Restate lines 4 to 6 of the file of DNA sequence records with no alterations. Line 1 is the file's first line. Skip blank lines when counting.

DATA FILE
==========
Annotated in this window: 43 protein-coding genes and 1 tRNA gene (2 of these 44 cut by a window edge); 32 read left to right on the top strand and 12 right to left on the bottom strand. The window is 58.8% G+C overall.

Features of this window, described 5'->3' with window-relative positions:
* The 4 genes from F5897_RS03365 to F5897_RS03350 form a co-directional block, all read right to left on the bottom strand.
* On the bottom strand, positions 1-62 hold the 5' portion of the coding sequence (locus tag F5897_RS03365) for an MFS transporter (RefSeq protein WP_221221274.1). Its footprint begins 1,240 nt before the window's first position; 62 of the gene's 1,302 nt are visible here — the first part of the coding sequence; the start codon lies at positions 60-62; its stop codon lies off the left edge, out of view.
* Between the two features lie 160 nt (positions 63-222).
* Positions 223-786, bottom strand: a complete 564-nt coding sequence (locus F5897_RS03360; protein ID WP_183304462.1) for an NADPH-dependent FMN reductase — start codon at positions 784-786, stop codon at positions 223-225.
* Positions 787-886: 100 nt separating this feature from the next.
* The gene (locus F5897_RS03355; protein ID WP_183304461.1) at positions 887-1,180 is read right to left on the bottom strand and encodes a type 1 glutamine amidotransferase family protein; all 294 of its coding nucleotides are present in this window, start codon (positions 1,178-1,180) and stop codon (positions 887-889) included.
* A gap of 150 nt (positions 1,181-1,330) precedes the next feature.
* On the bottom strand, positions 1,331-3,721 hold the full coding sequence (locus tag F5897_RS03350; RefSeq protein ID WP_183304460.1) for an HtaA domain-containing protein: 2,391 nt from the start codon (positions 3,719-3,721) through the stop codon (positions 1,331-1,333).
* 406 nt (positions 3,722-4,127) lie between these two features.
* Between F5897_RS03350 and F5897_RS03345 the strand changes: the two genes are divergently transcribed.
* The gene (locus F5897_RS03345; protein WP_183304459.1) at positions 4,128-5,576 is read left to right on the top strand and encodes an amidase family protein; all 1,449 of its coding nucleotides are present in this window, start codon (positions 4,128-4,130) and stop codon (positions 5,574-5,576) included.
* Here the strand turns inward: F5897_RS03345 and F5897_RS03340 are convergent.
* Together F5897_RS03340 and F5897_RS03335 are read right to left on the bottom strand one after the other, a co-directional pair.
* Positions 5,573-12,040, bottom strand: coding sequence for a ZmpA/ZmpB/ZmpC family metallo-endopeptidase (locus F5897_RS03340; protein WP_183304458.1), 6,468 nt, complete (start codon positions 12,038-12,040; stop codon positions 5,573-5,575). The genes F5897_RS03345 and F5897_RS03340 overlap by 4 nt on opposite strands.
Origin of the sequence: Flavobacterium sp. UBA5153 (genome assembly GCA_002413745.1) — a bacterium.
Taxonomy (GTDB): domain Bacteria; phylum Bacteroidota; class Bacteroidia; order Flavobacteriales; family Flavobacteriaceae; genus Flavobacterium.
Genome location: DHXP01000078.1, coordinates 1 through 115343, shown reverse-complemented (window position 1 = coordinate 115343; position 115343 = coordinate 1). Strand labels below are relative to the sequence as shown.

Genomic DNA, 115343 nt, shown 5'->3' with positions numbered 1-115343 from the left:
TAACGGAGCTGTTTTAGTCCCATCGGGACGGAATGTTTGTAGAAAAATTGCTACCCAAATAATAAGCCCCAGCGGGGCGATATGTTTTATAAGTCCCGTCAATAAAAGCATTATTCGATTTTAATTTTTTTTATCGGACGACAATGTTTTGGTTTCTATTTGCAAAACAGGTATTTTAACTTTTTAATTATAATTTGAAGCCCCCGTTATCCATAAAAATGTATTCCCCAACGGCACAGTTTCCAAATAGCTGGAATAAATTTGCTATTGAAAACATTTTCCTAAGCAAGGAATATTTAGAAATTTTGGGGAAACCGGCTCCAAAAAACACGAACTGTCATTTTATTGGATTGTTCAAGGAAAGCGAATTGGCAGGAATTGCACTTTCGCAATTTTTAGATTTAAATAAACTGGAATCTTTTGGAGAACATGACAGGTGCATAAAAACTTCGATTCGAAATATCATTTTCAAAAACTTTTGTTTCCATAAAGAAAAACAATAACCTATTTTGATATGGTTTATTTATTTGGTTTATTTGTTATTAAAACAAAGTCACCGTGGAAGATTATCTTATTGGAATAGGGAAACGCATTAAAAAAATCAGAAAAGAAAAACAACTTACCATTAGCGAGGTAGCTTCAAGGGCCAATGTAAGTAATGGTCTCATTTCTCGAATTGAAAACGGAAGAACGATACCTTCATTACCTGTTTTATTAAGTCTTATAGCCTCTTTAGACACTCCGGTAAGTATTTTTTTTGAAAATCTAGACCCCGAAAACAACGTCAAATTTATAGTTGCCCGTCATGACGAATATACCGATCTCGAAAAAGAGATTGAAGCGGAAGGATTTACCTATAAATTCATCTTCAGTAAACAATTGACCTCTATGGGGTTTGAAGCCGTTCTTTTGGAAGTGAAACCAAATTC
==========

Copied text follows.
* On the bottom strand, positions 1-62 hold the 5' portion of the coding sequence (locus tag F5897_RS03365) for an MFS transporter (RefSeq protein WP_221221274.1). Its footprint begins 1,240 nt before the window's first position; 62 of the gene's 1,302 nt are visible here — the first part of the coding sequence; the start codon lies at positions 60-62; its stop codon lies off the left edge, out of view.
* Between the two features lie 160 nt (positions 63-222).
* Positions 223-786, bottom strand: a complete 564-nt coding sequence (locus F5897_RS03360; protein ID WP_183304462.1) for an NADPH-dependent FMN reductase — start codon at positions 784-786, stop codon at positions 223-225.